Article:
As you’re wasting time on the Internet in a post-turkey haze this Thanksgiving, take a minute to consider Penn’s newest class, which is focused on just that. (Well, minus the turkey haze.)
When word spread last month that an Ivy League school was offering a class called Wasting Time on the Internet, the whole thing seemed so outlandish that CNN, Time, The Washington Post, Slate and other big news outlets all ran stories on it. But there’s more to the course than the name might imply. Here’s what you need to know:
What department is it in? It’s a writing class in the English department: ENGL 111.301, to be exact. It will be offered for the Spring 2015 semester and counts as a creative writing seminar or English elective.
Who’s the professor? When I saw the course title, I immediately thought of Kenneth Goldsmith—and I was right! You may remember Goldsmith, “uncreative writing” extraordinaire, from this Gazette story about his White House debut. He’s the guy who sparred with Stephen on The Colbert Report, attempted to print out the entire Internet, and was named the Museum of Modern Art’s first Poet Laureate. Goldsmith has taught a course called Uncreative Writing at Penn for the last few years, which “employ[s] strategies of appropriation, replication, plagiarism, piracy, sampling [and] plundering as compositional methods,” according to its course description.
How will the class work? From the official description: “Using our laptops and a wifi connection as our only materials, this class will focus on the alchemical recuperation of aimless surfing into substantial works of literature. Students will be required to stare at the screen for three hours, only interacting through chat rooms, bots, social media and listservs. To bolster our practice, we’ll explore the long history of the recuperation of boredom and time-wasting through critical texts about affect theory, ASMR, situationism and everyday life….Distraction, multi-tasking, and aimless drifting is mandatory.”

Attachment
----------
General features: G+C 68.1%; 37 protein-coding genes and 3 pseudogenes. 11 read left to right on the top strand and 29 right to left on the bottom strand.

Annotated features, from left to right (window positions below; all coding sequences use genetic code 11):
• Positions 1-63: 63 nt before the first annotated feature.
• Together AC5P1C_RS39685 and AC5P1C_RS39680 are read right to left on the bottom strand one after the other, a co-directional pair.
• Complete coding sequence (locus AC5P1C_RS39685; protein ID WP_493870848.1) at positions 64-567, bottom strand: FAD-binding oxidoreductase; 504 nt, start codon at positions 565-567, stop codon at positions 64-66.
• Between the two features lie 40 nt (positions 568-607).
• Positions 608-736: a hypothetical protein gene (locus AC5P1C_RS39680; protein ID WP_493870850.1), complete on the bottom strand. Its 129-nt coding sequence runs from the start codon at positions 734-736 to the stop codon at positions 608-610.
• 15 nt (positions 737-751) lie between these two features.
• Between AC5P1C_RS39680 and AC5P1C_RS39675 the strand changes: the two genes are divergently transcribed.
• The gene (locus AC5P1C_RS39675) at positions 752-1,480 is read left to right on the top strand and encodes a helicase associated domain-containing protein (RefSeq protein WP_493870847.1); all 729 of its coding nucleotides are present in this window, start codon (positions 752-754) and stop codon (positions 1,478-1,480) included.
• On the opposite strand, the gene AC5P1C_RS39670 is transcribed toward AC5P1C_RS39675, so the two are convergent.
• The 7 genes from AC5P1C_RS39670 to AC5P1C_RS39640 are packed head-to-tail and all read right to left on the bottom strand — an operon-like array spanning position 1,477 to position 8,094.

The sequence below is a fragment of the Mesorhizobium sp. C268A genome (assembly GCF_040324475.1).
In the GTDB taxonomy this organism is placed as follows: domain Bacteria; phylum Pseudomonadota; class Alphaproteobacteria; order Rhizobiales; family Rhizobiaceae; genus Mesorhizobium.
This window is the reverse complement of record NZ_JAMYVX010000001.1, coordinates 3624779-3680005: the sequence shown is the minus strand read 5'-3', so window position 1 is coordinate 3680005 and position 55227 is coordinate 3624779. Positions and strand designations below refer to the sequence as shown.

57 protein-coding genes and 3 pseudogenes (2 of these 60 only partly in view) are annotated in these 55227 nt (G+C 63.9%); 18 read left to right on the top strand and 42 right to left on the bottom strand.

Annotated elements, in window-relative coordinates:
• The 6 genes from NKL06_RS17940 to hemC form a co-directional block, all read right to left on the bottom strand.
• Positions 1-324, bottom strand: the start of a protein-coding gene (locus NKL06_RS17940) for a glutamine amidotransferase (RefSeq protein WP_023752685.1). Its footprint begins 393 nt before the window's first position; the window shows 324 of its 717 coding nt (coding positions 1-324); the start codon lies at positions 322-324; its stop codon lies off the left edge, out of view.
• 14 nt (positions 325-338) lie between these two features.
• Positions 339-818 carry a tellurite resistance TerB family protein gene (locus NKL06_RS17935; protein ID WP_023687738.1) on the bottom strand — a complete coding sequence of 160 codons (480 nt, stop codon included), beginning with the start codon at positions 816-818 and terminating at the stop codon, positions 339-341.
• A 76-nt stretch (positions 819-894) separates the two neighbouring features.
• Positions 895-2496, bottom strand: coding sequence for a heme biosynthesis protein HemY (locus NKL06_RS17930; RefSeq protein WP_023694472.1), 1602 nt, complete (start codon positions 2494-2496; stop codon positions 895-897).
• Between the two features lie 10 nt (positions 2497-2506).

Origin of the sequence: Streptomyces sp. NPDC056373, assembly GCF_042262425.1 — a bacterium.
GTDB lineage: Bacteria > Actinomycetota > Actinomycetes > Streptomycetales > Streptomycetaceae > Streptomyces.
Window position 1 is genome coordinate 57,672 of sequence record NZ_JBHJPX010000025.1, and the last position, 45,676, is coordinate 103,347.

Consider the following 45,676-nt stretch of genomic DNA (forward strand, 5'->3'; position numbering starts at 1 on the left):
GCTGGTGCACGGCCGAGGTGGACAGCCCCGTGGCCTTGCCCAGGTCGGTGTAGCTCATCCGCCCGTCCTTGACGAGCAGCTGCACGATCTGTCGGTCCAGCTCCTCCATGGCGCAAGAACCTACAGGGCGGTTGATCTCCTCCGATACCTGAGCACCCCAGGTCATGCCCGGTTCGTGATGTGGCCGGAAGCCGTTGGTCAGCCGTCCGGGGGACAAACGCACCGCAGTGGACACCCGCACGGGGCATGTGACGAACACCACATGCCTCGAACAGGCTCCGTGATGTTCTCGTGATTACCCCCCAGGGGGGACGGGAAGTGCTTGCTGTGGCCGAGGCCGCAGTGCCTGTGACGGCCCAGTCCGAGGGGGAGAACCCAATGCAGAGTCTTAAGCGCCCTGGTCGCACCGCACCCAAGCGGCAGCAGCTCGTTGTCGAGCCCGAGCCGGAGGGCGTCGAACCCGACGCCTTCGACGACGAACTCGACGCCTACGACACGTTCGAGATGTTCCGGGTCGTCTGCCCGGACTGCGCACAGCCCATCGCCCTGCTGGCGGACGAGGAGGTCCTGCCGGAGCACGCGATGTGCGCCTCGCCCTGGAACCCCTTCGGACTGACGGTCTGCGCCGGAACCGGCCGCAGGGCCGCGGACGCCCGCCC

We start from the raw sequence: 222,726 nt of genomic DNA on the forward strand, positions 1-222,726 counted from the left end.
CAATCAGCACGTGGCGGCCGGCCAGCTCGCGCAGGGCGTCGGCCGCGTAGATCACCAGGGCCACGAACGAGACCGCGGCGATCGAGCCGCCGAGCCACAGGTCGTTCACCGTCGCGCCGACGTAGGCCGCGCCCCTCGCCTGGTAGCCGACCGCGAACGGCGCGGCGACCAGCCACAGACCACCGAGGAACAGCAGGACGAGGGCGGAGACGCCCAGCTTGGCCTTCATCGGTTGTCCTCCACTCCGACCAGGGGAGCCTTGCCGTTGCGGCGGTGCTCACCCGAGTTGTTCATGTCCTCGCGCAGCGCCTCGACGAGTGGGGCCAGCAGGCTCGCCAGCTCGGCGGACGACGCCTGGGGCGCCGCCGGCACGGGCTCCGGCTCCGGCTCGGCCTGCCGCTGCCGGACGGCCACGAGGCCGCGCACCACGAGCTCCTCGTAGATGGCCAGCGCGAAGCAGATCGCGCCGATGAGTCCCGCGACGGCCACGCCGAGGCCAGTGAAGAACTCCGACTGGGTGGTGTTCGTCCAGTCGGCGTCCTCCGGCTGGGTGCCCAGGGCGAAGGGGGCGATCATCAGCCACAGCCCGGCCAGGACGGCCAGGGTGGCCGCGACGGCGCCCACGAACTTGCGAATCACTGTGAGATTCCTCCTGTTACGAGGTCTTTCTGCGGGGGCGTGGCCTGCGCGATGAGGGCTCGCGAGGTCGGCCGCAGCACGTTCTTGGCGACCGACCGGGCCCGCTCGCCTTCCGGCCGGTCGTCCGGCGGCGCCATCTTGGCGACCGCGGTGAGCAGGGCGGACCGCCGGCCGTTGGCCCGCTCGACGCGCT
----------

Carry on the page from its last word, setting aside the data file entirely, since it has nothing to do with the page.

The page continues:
What’s the goal? I’ll let Goldsmith handle this one. He wrote a piece for The New Yorker last week with the headline “Why I Am Teaching a Course Called ‘Wasting Time on the Internet.’”
Here’s an excerpt:
“The students will be encouraged to get lost on the Web, disappearing for three hours in a Situationist-inspired dérive, drowsily emerging from the digital haze only when class is over. We will enter a collective dreamspace, an experience out of which the students will be expected to render works of literature.
Nothing is off limits: if it is on the Internet, it is fair play. Students watching three hours of porn can use it as the basis for compelling erotica; they can troll nefarious right-wing sites, scraping hate-filled language for spy thrillers; they can render celebrity Twitter feeds into epic Dadaist poetry; they can recast Facebook feeds as novellas; or they can simply hand in their browser history at the end of a session and present it as a memoir.”
Goldsmith then adds: “I’ve never taught this class before, but I have a hunch that it’s going to be a success.”
—Molly Petrilla C’06